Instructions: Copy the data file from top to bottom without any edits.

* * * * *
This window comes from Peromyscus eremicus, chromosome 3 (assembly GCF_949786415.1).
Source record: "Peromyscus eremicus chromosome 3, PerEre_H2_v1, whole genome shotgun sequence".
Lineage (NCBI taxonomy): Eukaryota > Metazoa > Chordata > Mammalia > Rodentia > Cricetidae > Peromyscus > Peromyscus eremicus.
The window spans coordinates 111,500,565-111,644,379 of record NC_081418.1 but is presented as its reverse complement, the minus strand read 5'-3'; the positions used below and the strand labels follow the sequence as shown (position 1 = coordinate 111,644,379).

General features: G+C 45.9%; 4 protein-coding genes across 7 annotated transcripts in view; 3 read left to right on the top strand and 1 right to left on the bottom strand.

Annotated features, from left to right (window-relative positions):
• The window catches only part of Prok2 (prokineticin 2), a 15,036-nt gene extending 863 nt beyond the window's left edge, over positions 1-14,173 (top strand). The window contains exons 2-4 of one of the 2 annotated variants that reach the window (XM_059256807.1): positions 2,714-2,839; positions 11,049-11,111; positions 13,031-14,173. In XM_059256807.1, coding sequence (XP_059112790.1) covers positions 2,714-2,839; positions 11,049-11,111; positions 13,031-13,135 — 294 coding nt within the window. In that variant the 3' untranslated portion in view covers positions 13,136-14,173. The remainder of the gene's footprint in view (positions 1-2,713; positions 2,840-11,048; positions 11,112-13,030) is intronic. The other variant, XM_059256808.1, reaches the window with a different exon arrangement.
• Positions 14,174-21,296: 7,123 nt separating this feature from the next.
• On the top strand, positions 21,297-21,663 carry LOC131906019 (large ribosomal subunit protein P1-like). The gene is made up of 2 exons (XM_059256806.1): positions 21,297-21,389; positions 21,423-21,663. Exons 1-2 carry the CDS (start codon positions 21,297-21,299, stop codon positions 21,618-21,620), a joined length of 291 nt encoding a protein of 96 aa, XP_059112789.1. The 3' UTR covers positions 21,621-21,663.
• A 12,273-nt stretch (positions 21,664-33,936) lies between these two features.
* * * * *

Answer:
This window comes from Peromyscus eremicus, chromosome 3 (assembly GCF_949786415.1).
Source record: "Peromyscus eremicus chromosome 3, PerEre_H2_v1, whole genome shotgun sequence".
Lineage (NCBI taxonomy): Eukaryota > Metazoa > Chordata > Mammalia > Rodentia > Cricetidae > Peromyscus > Peromyscus eremicus.
The window spans coordinates 111,500,565-111,644,379 of record NC_081418.1 but is presented as its reverse complement, the minus strand read 5'-3'; the positions used below and the strand labels follow the sequence as shown (position 1 = coordinate 111,644,379).

General features: G+C 45.9%; 4 protein-coding genes across 7 annotated transcripts in view; 3 read left to right on the top strand and 1 right to left on the bottom strand.

Annotated features, from left to right (window-relative positions):
• The window catches only part of Prok2 (prokineticin 2), a 15,036-nt gene extending 863 nt beyond the window's left edge, over positions 1-14,173 (top strand). The window contains exons 2-4 of one of the 2 annotated variants that reach the window (XM_059256807.1): positions 2,714-2,839; positions 11,049-11,111; positions 13,031-14,173. In XM_059256807.1, coding sequence (XP_059112790.1) covers positions 2,714-2,839; positions 11,049-11,111; positions 13,031-13,135 — 294 coding nt within the window. In that variant the 3' untranslated portion in view covers positions 13,136-14,173. The remainder of the gene's footprint in view (positions 1-2,713; positions 2,840-11,048; positions 11,112-13,030) is intronic. The other variant, XM_059256808.1, reaches the window with a different exon arrangement.
• Positions 14,174-21,296: 7,123 nt separating this feature from the next.
• On the top strand, positions 21,297-21,663 carry LOC131906019 (large ribosomal subunit protein P1-like). The gene is made up of 2 exons (XM_059256806.1): positions 21,297-21,389; positions 21,423-21,663. Exons 1-2 carry the CDS (start codon positions 21,297-21,299, stop codon positions 21,618-21,620), a joined length of 291 nt encoding a protein of 96 aa, XP_059112789.1. The 3' UTR covers positions 21,621-21,663.
• A 12,273-nt stretch (positions 21,664-33,936) lies between these two features.